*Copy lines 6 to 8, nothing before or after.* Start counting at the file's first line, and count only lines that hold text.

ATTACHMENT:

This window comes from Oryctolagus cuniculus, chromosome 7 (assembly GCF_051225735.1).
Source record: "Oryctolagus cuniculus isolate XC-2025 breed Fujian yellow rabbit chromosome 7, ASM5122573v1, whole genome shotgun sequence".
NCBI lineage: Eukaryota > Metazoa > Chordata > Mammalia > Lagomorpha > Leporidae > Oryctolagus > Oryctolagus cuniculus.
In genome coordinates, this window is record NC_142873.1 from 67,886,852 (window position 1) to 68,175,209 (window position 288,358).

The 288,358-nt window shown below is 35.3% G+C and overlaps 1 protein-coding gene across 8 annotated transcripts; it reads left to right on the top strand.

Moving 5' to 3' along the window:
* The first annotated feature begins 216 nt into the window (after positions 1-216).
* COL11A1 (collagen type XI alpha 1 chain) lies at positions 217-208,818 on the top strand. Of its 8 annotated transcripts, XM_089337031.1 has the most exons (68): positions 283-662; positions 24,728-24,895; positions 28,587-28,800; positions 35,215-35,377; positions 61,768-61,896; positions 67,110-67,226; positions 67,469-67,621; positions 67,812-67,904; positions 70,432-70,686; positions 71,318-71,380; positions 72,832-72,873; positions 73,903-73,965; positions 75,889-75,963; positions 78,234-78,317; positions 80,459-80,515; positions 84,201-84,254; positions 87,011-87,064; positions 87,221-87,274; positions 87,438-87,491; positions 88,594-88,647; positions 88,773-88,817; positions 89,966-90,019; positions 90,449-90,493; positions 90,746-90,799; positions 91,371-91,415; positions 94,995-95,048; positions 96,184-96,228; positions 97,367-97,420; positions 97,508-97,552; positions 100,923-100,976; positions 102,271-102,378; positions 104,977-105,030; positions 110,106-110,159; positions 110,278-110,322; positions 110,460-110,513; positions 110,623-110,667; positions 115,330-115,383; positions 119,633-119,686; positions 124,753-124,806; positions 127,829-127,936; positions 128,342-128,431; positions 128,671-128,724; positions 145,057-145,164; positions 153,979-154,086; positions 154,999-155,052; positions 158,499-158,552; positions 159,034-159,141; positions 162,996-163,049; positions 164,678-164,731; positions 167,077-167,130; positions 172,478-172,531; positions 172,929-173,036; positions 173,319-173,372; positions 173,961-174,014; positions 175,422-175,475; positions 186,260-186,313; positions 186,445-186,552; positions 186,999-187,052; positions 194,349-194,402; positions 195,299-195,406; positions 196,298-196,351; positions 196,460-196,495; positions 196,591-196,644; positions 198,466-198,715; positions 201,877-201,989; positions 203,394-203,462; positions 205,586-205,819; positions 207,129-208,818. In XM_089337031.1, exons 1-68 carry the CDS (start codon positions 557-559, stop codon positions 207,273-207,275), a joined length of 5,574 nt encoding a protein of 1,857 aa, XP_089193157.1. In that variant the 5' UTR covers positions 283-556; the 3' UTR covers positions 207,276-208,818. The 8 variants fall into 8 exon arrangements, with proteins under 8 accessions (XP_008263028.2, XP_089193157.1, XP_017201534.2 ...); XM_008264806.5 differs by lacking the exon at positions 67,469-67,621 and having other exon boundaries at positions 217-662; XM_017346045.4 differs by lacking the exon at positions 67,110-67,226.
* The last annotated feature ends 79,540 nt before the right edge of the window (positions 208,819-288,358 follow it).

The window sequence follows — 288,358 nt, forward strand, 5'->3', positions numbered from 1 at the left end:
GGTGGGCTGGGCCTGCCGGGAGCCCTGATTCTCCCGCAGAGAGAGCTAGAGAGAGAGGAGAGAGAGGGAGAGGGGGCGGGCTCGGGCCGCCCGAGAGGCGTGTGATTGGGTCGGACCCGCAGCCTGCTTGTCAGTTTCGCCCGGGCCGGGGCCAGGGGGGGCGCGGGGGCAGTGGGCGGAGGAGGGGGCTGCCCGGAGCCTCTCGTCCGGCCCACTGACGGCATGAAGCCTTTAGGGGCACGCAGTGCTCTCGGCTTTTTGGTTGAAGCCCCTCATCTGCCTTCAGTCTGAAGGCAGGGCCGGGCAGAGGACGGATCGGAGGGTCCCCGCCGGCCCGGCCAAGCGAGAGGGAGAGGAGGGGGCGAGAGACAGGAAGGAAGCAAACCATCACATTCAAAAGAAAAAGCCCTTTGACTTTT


Moving 5' to 3' along the window:
* The first annotated feature begins 216 nt into the window (after positions 1-216).
* COL11A1 (collagen type XI alpha 1 chain) lies at positions 217-208,818 on the top strand. Of its 8 annotated transcripts, XM_089337031.1 has the most exons (68): positions 283-662; positions 24,728-24,895; positions 28,587-28,800; positions 35,215-35,377; positions 61,768-61,896; positions 67,110-67,226; positions 67,469-67,621; positions 67,812-67,904; positions 70,432-70,686; positions 71,318-71,380; positions 72,832-72,873; positions 73,903-73,965; positions 75,889-75,963; positions 78,234-78,317; positions 80,459-80,515; positions 84,201-84,254; positions 87,011-87,064; positions 87,221-87,274; positions 87,438-87,491; positions 88,594-88,647; positions 88,773-88,817; positions 89,966-90,019; positions 90,449-90,493; positions 90,746-90,799; positions 91,371-91,415; positions 94,995-95,048; positions 96,184-96,228; positions 97,367-97,420; positions 97,508-97,552; positions 100,923-100,976; positions 102,271-102,378; positions 104,977-105,030; positions 110,106-110,159; positions 110,278-110,322; positions 110,460-110,513; positions 110,623-110,667; positions 115,330-115,383; positions 119,633-119,686; positions 124,753-124,806; positions 127,829-127,936; positions 128,342-128,431; positions 128,671-128,724; positions 145,057-145,164; positions 153,979-154,086; positions 154,999-155,052; positions 158,499-158,552; positions 159,034-159,141; positions 162,996-163,049; positions 164,678-164,731; positions 167,077-167,130; positions 172,478-172,531; positions 172,929-173,036; positions 173,319-173,372; positions 173,961-174,014; positions 175,422-175,475; positions 186,260-186,313; positions 186,445-186,552; positions 186,999-187,052; positions 194,349-194,402; positions 195,299-195,406; positions 196,298-196,351; positions 196,460-196,495; positions 196,591-196,644; positions 198,466-198,715; positions 201,877-201,989; positions 203,394-203,462; positions 205,586-205,819; positions 207,129-208,818. In XM_089337031.1, exons 1-68 carry the CDS (start codon positions 557-559, stop codon positions 207,273-207,275), a joined length of 5,574 nt encoding a protein of 1,857 aa, XP_089193157.1. In that variant the 5' UTR covers positions 283-556; the 3' UTR covers positions 207,276-208,818. The 8 variants fall into 8 exon arrangements, with proteins under 8 accessions (XP_008263028.2, XP_089193157.1, XP_017201534.2 ...); XM_008264806.5 differs by lacking the exon at positions 67,469-67,621 and having other exon boundaries at positions 217-662; XM_017346045.4 differs by lacking the exon at positions 67,110-67,226.